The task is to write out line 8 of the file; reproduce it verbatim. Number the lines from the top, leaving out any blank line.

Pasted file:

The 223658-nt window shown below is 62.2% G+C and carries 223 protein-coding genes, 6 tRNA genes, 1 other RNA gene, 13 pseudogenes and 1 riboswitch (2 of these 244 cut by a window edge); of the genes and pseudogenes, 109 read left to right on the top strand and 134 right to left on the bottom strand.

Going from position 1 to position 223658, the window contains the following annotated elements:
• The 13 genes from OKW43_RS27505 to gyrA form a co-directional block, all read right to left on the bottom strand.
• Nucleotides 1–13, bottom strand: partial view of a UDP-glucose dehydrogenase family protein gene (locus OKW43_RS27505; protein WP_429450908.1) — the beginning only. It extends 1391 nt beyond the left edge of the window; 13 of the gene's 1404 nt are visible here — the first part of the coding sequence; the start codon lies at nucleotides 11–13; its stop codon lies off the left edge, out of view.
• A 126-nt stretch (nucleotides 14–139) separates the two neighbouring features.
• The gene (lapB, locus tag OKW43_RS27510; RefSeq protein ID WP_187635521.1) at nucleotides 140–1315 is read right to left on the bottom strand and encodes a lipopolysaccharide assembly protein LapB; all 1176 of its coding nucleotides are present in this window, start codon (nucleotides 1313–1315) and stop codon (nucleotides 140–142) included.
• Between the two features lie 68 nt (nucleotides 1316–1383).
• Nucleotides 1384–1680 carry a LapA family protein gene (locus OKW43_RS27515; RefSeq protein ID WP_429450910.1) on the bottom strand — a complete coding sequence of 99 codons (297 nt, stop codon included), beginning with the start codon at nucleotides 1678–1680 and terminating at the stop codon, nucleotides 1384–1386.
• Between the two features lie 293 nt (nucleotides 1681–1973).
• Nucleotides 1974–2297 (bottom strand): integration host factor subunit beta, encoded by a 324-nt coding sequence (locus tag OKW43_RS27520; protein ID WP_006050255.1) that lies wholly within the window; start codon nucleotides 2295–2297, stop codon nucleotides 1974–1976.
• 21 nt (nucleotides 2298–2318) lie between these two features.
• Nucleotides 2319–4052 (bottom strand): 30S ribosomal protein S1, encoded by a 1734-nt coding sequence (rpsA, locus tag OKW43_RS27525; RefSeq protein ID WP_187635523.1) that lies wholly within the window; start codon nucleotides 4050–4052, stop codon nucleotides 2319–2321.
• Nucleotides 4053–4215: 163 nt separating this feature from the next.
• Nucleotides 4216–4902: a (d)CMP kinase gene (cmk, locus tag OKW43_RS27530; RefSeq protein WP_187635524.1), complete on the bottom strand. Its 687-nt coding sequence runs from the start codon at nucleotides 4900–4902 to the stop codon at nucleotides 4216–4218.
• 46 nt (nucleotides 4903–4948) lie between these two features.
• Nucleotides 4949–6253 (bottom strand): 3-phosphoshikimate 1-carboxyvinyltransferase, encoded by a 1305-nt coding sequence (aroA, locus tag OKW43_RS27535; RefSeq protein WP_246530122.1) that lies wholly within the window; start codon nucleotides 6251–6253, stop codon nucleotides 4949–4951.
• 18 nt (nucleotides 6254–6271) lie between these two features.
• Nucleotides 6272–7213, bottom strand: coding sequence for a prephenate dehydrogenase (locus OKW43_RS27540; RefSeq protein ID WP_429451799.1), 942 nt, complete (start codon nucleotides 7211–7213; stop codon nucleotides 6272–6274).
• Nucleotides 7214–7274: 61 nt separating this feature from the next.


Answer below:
• Nucleotides 1384–1680 carry a LapA family protein gene (locus OKW43_RS27515; RefSeq protein ID WP_429450910.1) on the bottom strand — a complete coding sequence of 99 codons (297 nt, stop codon included), beginning with the start codon at nucleotides 1678–1680 and terminating at the stop codon, nucleotides 1384–1386.